#1
Hi, I am going to start giving bass lessons to beginners of secondary school age. Has anyone got any tips, experiences or opinions on this? I've got a pretty good idea of what I'm going to do, but more input would be appreciated. Cheers.
#2
Scales. Show them what those little dots on the fretboard are. And tell em that it's much much more fun than playing that other guitar with more strings
#3
Just don't fall into the trap of saying "I teach people to be musicians who play bass, as opposed to just being a bass player." That sounds good, but each instrument is unique and you have to teach to it's strengths and peculiarities. Music theory is a must, but if you are going to teach bass then you are going to have to teach those specific techniques that aspiring bassists want to learn. Many of your students are going to want to learn to slap and pop, and your metal bassists are going to want to learn to play fast runs. Things like that are just as important as the theory.
"Maybe this world is another planet's hell?" - Aldous Huxley
#4
Cool, I'll bear your advice in mind guys. What do you think is a reasonable rate to charge for one-to-one tuition? I was thinking about £7 an hour.
#5
I've known people to charge £20 for half an hour.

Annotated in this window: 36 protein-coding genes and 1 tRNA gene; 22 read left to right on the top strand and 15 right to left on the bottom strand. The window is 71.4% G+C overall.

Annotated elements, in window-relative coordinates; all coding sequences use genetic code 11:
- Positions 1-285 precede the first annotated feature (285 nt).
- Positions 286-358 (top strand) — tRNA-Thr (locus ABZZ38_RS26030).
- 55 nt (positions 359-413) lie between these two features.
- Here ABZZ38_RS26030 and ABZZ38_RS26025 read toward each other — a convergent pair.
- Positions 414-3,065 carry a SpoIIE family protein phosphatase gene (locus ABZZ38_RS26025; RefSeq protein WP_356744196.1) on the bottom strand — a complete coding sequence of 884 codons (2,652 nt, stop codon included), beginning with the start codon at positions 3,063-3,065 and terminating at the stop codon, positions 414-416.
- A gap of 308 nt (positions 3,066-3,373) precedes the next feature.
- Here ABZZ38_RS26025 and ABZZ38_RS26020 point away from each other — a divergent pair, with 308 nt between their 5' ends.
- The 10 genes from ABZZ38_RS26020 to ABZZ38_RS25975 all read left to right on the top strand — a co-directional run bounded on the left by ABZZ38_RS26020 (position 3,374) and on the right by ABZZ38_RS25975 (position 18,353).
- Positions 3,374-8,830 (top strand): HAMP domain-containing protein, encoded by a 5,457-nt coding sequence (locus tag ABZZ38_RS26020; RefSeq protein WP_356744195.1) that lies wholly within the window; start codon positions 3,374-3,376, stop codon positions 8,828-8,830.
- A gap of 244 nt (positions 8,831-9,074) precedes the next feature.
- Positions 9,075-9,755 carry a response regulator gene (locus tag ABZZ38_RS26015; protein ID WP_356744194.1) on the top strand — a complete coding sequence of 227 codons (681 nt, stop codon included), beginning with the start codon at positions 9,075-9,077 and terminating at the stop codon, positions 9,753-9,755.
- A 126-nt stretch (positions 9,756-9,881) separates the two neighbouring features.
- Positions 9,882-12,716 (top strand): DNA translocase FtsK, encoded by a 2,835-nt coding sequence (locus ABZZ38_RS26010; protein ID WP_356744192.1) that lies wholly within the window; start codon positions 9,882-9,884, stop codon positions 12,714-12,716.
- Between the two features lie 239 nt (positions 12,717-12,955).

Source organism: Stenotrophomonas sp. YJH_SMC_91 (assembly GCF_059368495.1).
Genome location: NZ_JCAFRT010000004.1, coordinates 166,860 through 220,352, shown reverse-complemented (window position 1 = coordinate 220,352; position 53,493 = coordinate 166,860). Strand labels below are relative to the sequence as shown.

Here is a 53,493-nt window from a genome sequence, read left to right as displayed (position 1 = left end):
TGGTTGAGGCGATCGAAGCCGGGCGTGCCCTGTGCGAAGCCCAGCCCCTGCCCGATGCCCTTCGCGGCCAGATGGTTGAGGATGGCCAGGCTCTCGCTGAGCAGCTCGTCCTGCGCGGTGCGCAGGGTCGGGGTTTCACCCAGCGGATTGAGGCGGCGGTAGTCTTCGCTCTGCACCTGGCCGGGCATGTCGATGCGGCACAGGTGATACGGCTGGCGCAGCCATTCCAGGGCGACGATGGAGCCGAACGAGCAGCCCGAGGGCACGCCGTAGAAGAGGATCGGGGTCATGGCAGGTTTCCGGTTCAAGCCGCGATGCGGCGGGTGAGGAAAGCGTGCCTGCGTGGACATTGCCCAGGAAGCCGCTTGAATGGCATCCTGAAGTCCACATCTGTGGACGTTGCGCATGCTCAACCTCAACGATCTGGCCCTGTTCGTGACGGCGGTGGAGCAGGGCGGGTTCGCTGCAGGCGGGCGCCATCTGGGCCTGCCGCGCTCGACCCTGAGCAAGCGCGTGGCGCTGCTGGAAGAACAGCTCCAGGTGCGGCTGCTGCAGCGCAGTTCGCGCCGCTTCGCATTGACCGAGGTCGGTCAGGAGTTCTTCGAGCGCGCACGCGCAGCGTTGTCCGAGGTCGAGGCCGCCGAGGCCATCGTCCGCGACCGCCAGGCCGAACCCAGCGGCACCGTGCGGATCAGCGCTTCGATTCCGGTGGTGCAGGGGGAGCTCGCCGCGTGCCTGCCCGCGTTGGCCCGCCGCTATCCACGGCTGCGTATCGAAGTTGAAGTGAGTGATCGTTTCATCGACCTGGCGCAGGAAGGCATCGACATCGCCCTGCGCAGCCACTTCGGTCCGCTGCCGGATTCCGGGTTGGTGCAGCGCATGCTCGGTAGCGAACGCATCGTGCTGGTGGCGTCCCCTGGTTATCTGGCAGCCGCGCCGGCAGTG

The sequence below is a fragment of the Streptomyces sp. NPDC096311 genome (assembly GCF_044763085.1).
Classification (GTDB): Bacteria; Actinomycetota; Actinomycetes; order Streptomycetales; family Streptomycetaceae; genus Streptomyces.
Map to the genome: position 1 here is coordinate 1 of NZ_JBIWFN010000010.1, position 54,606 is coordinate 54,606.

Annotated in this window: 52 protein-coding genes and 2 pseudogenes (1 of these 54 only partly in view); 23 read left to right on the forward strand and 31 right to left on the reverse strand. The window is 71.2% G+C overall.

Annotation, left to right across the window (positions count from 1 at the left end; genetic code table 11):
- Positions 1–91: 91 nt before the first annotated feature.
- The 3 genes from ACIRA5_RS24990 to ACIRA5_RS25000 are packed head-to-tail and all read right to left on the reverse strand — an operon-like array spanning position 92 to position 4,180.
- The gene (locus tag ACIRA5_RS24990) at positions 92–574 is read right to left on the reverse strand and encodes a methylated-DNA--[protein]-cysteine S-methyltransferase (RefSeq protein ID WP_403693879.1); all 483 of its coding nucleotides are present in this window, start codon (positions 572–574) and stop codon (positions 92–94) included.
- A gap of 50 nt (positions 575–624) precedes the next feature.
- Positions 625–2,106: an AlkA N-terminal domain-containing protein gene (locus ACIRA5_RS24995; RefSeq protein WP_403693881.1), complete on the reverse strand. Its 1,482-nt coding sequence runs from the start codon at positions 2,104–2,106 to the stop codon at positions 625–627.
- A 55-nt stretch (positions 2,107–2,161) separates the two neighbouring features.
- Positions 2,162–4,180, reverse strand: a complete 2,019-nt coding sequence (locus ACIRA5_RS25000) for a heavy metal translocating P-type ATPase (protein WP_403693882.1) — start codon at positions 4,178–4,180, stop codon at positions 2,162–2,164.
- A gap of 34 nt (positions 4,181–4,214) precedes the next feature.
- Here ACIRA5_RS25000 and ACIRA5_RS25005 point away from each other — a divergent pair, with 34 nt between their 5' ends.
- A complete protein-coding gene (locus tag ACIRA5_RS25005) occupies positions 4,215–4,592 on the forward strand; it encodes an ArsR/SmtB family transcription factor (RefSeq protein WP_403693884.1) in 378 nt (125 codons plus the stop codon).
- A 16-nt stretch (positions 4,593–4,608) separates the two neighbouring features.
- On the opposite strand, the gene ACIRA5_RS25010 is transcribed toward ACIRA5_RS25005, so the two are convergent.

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#6
Quote by 09phillt
Cool, I'll bear your advice in mind guys. What do you think is a reasonable rate to charge for one-to-one tuition? I was thinking about £7 an hour.


It depends on a few things. First, are the students coming to you or are you going to the students? If you have to travel, then charge more. Another thing to consider is at what level will you be teaching? If you are teaching beginner through intermediate, 7 GBP might be reasonable. But if you are teaching more advanced techniques and playing, then that information is worth more - provided you can actually deliver it to the student.
"Maybe this world is another planet's hell?" - Aldous Huxley
#7
I'm going to them, but it's not too far. It's defenitely total beginners, and I'm only going to be around where I live for another year, so it's not going to get to expert levels.
#8
I'd say bump it up to £10 if you're new to teaching but still confident of your ability to teach. Never lose your patience, this is my major downfalling when I try to teach people things, I tend to pick up things very quickly and speed through them, while a lot of others aren't the same.